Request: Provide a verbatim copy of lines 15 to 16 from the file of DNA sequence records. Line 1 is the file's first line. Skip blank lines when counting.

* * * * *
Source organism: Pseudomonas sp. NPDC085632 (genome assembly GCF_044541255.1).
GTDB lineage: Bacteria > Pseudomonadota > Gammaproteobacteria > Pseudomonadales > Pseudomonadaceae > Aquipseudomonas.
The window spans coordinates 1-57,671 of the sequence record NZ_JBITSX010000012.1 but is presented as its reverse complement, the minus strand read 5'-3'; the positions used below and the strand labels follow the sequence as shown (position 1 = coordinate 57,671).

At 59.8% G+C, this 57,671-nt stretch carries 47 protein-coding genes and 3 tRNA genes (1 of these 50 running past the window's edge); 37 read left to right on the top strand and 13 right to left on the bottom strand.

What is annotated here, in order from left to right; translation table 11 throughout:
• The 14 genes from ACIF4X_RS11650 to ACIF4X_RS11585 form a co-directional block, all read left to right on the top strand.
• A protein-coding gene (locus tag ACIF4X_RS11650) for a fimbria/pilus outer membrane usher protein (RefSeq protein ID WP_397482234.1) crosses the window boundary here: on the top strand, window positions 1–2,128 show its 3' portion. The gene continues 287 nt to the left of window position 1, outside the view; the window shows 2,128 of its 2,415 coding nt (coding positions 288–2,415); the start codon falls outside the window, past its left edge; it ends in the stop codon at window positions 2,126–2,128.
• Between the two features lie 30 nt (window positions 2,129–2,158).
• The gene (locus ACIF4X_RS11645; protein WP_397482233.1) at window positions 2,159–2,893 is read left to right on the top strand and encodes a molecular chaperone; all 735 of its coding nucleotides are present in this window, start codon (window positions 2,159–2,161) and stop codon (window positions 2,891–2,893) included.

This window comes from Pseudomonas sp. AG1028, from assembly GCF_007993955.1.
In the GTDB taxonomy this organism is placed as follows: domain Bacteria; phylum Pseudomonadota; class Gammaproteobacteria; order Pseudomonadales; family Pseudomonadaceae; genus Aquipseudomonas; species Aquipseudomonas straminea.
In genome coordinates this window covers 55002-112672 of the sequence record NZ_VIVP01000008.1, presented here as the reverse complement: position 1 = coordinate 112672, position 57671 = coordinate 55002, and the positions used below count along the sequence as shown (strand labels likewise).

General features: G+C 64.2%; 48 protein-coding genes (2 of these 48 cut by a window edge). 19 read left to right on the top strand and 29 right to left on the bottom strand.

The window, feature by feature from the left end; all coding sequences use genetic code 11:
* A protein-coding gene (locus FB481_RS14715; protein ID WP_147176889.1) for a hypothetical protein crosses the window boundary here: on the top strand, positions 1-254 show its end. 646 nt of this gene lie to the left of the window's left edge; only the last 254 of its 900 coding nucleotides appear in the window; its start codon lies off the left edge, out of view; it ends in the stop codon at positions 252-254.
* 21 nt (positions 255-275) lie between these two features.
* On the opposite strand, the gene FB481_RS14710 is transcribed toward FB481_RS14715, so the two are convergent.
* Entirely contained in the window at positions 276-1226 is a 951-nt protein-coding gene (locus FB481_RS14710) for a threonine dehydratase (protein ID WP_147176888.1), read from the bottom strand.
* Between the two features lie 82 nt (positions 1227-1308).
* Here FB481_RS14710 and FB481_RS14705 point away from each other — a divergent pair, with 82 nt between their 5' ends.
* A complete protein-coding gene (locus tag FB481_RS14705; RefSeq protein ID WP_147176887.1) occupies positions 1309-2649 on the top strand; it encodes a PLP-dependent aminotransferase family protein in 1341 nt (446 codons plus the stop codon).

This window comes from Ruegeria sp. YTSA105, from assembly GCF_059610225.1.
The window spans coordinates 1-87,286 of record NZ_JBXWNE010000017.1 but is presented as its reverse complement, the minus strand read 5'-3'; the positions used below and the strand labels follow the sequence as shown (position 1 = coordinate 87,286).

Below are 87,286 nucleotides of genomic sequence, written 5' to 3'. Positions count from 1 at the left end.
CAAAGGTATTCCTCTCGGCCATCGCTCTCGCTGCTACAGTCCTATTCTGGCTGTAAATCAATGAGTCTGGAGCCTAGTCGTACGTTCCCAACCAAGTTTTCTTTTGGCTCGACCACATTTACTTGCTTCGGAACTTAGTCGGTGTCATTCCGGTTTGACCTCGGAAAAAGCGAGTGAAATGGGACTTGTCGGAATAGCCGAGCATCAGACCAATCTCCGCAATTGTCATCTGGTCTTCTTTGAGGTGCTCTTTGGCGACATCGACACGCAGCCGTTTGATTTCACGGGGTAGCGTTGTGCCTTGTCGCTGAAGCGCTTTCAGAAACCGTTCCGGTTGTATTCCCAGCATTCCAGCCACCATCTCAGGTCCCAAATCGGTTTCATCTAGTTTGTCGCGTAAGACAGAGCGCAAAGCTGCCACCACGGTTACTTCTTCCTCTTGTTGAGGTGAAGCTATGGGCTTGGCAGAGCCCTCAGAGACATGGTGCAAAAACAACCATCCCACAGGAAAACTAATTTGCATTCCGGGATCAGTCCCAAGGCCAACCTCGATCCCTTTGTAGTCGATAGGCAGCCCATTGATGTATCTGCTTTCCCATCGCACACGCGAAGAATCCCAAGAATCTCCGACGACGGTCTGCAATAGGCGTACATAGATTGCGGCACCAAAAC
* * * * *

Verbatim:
* A protein-coding gene (locus FB481_RS14715; protein ID WP_147176889.1) for a hypothetical protein crosses the window boundary here: on the top strand, positions 1-254 show its end. 646 nt of this gene lie to the left of the window's left edge; only the last 254 of its 900 coding nucleotides appear in the window; its start codon lies off the left edge, out of view; it ends in the stop codon at positions 252-254.
* 21 nt (positions 255-275) lie between these two features.